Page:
MAYA "SUCCOTASH" OF NEW CORN AND FRESH BEANS
THIS TIMELESS AND INDEED ANCIENT DISH makes good use of fresh harvest ingredients: new corn, tender shell beans, squash seeds, tomatoes and chiles. It is the progenitor of today’s classic New England succotash and is still enjoyed in pueblos throughout Yucatán. The Mayan name is an affectionate reference to the tastiness of the dish: bu’ul means “bean” and chul refers to the act of scooping out the delicious last drops of a meal with your fingers! Even though it may not be the most photogenic dish on the block, Chulibu’ul will hook you with its nostalgia for crisp autumn fields, and just a hint of sun peeking through in a citrusy hot salsa.
YIELD: Ten 7 oz (200g) servings
• 1 lb. (500g) fresh espelón (Substitute: fresh black-eyed peas)
• 4 cups (1 liter) water
• 2 tsp. (12g) salt
• 2 large sprigs epazote (Substitute: 1 tsp. dried)
STEP ONE: THOROROUGHLY RINSE AND PICK THROUGH BEANS; place in a medium stockpot and cover with the water. Add salt and epazote; bring to a boil, reduce to a simmer and continue cooking uncovered about 30 minutes or until just tender but not fully cooked. Off heat,remove epazote and discard.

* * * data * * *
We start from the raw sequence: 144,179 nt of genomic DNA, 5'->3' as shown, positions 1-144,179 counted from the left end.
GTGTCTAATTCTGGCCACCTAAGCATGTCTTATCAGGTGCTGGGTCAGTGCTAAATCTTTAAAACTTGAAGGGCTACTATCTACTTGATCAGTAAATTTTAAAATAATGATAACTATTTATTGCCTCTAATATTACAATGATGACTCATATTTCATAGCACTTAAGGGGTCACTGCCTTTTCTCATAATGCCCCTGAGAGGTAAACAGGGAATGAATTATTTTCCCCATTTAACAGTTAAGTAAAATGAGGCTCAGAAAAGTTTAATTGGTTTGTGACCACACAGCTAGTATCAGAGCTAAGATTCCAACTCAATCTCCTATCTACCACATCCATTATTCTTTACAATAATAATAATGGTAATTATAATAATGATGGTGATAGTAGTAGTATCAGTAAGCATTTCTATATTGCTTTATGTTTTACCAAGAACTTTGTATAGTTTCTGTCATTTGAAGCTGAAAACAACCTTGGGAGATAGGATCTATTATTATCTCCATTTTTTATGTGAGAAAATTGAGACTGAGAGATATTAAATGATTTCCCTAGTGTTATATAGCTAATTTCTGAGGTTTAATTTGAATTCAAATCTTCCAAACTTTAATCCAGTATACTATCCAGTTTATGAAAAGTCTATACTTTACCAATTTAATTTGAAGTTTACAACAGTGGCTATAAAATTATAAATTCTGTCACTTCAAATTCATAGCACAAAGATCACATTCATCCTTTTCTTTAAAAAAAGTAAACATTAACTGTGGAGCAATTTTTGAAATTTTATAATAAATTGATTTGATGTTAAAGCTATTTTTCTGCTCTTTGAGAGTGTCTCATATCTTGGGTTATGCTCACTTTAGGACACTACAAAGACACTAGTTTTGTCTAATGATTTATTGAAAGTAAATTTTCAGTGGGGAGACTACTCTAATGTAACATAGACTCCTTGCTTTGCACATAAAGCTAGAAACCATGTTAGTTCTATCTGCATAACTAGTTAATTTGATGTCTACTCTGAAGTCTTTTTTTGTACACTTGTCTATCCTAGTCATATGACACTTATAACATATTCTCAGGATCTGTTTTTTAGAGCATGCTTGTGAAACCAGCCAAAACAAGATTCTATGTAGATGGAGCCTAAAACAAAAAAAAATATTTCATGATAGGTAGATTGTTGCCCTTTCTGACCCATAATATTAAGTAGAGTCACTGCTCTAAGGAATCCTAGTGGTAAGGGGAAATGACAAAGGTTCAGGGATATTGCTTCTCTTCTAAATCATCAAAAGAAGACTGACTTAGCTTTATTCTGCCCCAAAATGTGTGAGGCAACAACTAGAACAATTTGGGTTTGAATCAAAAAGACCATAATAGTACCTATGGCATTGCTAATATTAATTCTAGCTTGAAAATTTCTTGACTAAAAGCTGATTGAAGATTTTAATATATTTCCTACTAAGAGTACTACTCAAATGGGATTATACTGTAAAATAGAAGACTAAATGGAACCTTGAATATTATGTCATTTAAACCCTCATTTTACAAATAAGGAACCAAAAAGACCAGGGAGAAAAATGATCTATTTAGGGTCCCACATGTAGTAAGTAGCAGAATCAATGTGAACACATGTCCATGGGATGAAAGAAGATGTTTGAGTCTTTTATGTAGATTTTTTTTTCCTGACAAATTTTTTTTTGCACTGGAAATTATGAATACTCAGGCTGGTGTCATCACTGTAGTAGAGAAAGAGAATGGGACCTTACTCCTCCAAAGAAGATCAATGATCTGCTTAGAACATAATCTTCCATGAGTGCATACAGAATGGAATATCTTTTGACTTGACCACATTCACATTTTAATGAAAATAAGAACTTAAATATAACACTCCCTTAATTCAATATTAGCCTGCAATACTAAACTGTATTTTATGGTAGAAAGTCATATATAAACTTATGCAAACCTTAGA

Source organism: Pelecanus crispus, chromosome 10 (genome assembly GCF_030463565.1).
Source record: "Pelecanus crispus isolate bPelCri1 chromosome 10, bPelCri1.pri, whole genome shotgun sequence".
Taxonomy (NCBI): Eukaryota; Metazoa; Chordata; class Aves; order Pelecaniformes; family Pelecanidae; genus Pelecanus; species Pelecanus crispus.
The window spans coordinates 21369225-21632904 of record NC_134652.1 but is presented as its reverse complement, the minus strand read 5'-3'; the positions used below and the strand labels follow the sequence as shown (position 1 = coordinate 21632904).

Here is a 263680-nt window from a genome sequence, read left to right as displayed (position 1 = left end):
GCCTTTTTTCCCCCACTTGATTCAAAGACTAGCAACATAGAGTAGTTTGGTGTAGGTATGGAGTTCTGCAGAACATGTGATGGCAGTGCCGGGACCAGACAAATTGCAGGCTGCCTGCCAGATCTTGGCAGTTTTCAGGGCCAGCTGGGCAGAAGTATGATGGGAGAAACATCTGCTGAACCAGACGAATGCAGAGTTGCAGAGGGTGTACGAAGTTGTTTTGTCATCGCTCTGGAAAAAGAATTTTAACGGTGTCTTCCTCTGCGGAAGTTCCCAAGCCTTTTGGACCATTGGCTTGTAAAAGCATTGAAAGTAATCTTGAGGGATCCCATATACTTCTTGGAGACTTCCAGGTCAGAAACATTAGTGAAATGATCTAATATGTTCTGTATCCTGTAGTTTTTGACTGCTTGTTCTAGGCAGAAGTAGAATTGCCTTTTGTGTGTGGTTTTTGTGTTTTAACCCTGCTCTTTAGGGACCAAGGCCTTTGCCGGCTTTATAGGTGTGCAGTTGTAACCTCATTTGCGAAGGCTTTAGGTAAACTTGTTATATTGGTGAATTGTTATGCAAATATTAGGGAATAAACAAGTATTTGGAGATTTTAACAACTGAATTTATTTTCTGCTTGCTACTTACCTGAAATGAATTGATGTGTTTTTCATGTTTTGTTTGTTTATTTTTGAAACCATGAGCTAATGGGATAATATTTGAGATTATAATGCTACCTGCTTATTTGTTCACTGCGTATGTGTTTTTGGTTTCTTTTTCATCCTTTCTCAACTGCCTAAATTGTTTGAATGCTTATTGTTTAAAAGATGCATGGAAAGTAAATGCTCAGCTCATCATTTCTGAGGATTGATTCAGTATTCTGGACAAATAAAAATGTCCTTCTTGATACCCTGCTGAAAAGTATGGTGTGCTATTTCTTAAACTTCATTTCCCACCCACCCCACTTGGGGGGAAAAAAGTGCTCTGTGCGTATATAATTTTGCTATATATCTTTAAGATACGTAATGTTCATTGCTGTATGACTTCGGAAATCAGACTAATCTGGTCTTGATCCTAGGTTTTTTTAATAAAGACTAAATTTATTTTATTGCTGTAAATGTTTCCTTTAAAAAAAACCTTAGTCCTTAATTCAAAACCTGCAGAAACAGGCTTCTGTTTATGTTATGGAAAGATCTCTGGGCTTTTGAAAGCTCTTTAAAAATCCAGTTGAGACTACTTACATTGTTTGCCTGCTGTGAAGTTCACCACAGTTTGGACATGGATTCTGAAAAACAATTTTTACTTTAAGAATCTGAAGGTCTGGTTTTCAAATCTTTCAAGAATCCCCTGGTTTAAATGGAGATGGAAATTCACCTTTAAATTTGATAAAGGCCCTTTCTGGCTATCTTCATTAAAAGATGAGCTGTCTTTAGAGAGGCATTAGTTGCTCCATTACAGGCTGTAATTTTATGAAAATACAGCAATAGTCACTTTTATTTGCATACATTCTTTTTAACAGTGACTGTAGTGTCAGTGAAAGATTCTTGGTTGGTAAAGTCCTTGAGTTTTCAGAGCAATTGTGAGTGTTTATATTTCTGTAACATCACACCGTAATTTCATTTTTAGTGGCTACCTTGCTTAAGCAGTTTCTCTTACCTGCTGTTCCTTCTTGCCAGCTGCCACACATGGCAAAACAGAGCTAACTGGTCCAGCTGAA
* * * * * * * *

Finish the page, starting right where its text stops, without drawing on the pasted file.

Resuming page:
• ½ cup (125 g) lard (Substitute: Vegetable or olive oil)
• 4 cups (500 g) fresh maize kernels
• 9 oz. (250 g) white onion, finely chopped
• 5 oz. (150 g) green bell pepper, seeded and finely chopped
• 10 oz. (300 g) tomatoes, seeded and finely chopped
STEP TWO: HEAT FAT IN A LARGE SKILLET until hot but not smoking. Add one quarter (1 cup or 125g) of the corn kernels. Sauté until the corn is just beginning to turn golden, about 4 minutes. Add onion and bell pepper, and continue cooking until onion is soft and translucent, about 5 minutes. Add tomatoes and cook until most of the liquid has evaporated, about 5 minutes. Transfer onion/tomato mixture to the beans and continue cooking over low heat.
STEP THREE: MEANWHILE, place remaining 3 cups (375g) corn in a blender; add 3-4 ladles of the cooking liquid from the beans and purée until smooth. Transfer corn purée to the pot containing the beans; reduce heat and simmer, stirring frequently to prevent scorching.
• ¼ tsp ground black pepper
• 1 Tbs. dried orégano Yucateco (Substitute: 1 tsp. ground Mexican oregano), lightly toasted and passed through a sieve
STEP FOUR: ADD FLAVORINGS TO THE BEANS; continue stirring until mixture thickens. Check for seasonings and serve.
• 6 hard boiled eggs, sliced
• ½ recipe Pepita Molida
• 1 recipe Tomate Frito
• 1 recipe Tomate Frito
• 1 recipe Kut bi’Ik
STEP FIVE: TO SERVE, divide into small serving bowls; top each with three slices of egg and invite guests to add their own garnishes and salsas.
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